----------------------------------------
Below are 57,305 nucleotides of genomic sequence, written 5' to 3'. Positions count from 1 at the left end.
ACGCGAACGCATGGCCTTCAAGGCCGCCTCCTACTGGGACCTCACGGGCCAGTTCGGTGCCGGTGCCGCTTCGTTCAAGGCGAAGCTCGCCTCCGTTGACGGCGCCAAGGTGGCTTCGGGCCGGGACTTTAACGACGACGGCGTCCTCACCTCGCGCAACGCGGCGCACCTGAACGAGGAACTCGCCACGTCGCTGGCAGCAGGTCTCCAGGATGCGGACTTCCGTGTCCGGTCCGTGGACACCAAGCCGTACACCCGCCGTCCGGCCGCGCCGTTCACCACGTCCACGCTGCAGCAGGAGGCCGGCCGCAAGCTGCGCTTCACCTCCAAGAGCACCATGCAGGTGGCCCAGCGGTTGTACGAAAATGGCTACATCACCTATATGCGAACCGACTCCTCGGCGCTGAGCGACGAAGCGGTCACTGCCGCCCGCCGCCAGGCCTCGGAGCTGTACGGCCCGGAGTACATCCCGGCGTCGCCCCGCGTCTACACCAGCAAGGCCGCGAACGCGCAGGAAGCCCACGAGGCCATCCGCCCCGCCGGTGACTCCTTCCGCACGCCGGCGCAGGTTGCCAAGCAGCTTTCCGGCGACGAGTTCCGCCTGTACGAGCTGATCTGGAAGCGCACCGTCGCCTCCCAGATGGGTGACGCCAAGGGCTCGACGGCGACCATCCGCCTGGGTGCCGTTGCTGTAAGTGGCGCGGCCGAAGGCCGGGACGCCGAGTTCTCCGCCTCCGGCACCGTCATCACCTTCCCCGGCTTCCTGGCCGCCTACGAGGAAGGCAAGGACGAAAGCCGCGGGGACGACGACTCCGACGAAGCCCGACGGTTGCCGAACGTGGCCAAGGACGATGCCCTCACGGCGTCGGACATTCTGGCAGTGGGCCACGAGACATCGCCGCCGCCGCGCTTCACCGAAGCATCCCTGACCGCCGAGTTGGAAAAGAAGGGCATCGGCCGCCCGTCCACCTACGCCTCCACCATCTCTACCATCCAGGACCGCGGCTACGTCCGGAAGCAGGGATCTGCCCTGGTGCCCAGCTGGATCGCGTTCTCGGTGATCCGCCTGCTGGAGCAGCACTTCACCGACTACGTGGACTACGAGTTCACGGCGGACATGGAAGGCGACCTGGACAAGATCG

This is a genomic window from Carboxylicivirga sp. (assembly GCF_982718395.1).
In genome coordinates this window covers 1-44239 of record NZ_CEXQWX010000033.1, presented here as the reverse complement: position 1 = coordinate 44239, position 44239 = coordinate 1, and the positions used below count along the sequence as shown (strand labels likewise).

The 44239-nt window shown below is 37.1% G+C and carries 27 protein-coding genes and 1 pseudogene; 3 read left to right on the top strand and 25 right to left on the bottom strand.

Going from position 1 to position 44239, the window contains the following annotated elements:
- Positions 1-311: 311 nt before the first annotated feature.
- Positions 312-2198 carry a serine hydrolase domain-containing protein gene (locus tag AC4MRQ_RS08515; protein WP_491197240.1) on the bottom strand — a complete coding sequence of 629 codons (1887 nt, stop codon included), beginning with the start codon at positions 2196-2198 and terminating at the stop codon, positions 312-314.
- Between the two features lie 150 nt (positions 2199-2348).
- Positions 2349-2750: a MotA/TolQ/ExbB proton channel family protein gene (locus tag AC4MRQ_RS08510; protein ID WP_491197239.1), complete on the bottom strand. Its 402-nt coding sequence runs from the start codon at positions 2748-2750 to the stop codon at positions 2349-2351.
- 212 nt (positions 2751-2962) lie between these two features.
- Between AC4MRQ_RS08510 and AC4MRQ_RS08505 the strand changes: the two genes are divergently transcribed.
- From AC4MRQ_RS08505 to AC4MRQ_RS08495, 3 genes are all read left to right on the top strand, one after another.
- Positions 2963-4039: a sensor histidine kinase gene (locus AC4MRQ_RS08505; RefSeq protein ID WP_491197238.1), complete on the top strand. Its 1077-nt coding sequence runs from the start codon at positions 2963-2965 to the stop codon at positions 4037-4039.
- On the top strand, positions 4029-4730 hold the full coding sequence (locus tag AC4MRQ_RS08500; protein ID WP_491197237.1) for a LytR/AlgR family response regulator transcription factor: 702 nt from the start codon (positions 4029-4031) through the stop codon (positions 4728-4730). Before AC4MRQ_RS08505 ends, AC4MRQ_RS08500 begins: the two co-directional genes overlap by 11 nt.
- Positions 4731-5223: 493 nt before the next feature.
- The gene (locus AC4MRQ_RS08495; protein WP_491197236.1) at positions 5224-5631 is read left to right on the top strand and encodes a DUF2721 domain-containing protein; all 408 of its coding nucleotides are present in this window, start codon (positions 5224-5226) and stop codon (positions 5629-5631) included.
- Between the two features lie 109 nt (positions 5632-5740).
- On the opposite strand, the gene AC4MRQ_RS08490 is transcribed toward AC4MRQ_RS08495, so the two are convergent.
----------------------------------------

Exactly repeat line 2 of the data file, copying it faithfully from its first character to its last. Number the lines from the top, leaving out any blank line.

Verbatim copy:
ACGCGAACGCATGGCCTTCAAGGCCGCCTCCTACTGGGACCTCACGGGCCAGTTCGGTGCCGGTGCCGCTTCGTTCAAGGCGAAGCTCGCCTCCGTTGACGGCGCCAAGGTGGCTTCGGGCCGGGACTTTAACGACGACGGCGTCCTCACCTCGCGCAACGCGGCGCACCTGAACGAGGAACTCGCCACGTCGCTGGCAGCAGGTCTCCAGGATGCGGACTTCCGTGTCCGGTCCGTGGACACCAAGCCGTACACCCGCCGTCCGGCCGCGCCGTTCACCACGTCCACGCTGCAGCAGGAGGCCGGCCGCAAGCTGCGCTTCACCTCCAAGAGCACCATGCAGGTGGCCCAGCGGTTGTACGAAAATGGCTACATCACCTATATGCGAACCGACTCCTCGGCGCTGAGCGACGAAGCGGTCACTGCCGCCCGCCGCCAGGCCTCGGAGCTGTACGGCCCGGAGTACATCCCGGCGTCGCCCCGCGTCTACACCAGCAAGGCCGCGAACGCGCAGGAAGCCCACGAGGCCATCCGCCCCGCCGGTGACTCCTTCCGCACGCCGGCGCAGGTTGCCAAGCAGCTTTCCGGCGACGAGTTCCGCCTGTACGAGCTGATCTGGAAGCGCACCGTCGCCTCCCAGATGGGTGACGCCAAGGGCTCGACGGCGACCATCCGCCTGGGTGCCGTTGCTGTAAGTGGCGCGGCCGAAGGCCGGGACGCCGAGTTCTCCGCCTCCGGCACCGTCATCACCTTCCCCGGCTTCCTGGCCGCCTACGAGGAAGGCAAGGACGAAAGCCGCGGGGACGACGACTCCGACGAAGCCCGACGGTTGCCGAACGTGGCCAAGGACGATGCCCTCACGGCGTCGGACATTCTGGCAGTGGGCCACGAGACATCGCCGCCGCCGCGCTTCACCGAAGCATCCCTGACCGCCGAGTTGGAAAAGAAGGGCATCGGCCGCCCGTCCACCTACGCCTCCACCATCTCTACCATCCAGGACCGCGGCTACGTCCGGAAGCAGGGATCTGCCCTGGTGCCCAGCTGGATCGCGTTCTCGGTGATCCGCCTGCTGGAGCAGCACTTCACCGACTACGTGGACTACGAGTTCACGGCGGACATGGAAGGCGACCTGGACAAGATCG